The First Cut is the Deepest

Jeff SessionsPhoto Credit: Gage Skidmore

Trump-appointed Attorney General Jeff Sessions announced yesterday that the Department of Justice will be witholding billions of dollars in federal funds from cities that provide sanctuary to illegal immigrants who commit crimes.

Cities at risk of losing federal funding include New York, Chicago, Detroit, Los Angeles, Philadelphia, San Francisco, Boston, Denver, and Washington DC.  Among the largest cities in the U.S., these cities remain major terror threats as well.

This, despite the successful efforts of police forces across the nation to reduce crime, as evidenced by U.S. crime rates being near historic lows.

New York City Mayor Bill Deblasio was defiant, releasing a statement that said,

“We will remain welcoming of immigrants who have helped make our city the safest big city in the nation.  Any attempt to cut NYPD funding for the nation’s top terror target will be aggressively fought in court.”

Deblasio defiant of threatened budget cuts

Mayors from other large cities have voiced similar defiance.

From Boston Mayor Marty Walsh:

“If people want to live here, they’ll live here.  They can use my office. They can use any office in this building.”

And from Chicago Mayor Rahm Emanuel earlier this year:

“I want to be clear: We’re gonna stay a sanctuary city”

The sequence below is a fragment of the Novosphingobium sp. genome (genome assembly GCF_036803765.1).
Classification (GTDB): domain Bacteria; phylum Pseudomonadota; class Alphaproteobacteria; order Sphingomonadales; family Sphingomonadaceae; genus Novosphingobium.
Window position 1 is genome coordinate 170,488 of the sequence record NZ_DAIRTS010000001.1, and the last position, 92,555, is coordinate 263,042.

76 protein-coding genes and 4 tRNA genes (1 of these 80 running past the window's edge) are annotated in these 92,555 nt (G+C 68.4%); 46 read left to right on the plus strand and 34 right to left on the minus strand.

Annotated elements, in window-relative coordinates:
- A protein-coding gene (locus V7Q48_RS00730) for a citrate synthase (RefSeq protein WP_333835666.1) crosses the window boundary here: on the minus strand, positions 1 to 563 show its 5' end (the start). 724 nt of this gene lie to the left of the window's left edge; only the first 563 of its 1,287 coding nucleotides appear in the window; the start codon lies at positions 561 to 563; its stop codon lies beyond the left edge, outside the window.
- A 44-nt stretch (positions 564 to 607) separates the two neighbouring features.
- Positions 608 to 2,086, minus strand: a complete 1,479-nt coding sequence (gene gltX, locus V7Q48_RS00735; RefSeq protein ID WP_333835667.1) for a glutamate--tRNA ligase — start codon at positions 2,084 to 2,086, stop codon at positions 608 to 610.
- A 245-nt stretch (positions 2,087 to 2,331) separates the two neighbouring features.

The Trump administration might see witholding federal funds from sanctuary cities as a way to notch at least the appearance of a victory after failing to implement a travel ban (twice), repeal Obamacare, and after the resignation of Trump-appointed National Security Advisor Michael Flynn.

Fox News reports that weighing in on the subject is David Ray, spokesman for the Federation of American Immigration Reform

“Shining a light on the statistics could further bolster public opinion behind the administration”

“The American public was already convinced that hundreds of thousands of criminal aliens wandering the streets of America was a serious issue that needed to be dealt with, which is why they put President Trump in the White House in the first place,” Ray said. “The Trump administration’s move to publish the weekly data highlighting denied detainer requests was not intended to show an already convinced American public that a problem exists, but simply to demonstrate the size and scope of the problem while highlighting the bad players.”

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